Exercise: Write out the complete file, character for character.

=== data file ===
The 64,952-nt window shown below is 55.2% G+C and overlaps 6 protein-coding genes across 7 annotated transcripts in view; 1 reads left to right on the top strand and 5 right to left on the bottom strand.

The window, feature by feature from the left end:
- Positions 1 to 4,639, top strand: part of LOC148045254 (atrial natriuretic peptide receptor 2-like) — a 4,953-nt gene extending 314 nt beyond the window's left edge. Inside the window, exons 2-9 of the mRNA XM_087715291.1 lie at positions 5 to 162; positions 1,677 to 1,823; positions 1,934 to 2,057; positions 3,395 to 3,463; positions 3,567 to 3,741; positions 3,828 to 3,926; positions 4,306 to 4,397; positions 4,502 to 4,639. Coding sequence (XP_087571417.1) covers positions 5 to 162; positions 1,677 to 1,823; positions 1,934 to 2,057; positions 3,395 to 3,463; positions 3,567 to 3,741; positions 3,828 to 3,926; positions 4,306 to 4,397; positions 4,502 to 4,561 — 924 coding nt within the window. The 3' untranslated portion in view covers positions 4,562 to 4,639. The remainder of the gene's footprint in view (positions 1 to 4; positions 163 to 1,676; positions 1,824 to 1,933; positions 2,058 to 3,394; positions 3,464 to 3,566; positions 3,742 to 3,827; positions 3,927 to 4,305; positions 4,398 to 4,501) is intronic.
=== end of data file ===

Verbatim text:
The 64,952-nt window shown below is 55.2% G+C and overlaps 6 protein-coding genes across 7 annotated transcripts in view; 1 reads left to right on the top strand and 5 right to left on the bottom strand.

The window, feature by feature from the left end:
- Positions 1 to 4,639, top strand: part of LOC148045254 (atrial natriuretic peptide receptor 2-like) — a 4,953-nt gene extending 314 nt beyond the window's left edge. Inside the window, exons 2-9 of the mRNA XM_087715291.1 lie at positions 5 to 162; positions 1,677 to 1,823; positions 1,934 to 2,057; positions 3,395 to 3,463; positions 3,567 to 3,741; positions 3,828 to 3,926; positions 4,306 to 4,397; positions 4,502 to 4,639. Coding sequence (XP_087571417.1) covers positions 5 to 162; positions 1,677 to 1,823; positions 1,934 to 2,057; positions 3,395 to 3,463; positions 3,567 to 3,741; positions 3,828 to 3,926; positions 4,306 to 4,397; positions 4,502 to 4,561 — 924 coding nt within the window. The 3' untranslated portion in view covers positions 4,562 to 4,639. The remainder of the gene's footprint in view (positions 1 to 4; positions 163 to 1,676; positions 1,824 to 1,933; positions 2,058 to 3,394; positions 3,464 to 3,566; positions 3,742 to 3,827; positions 3,927 to 4,305; positions 4,398 to 4,501) is intronic.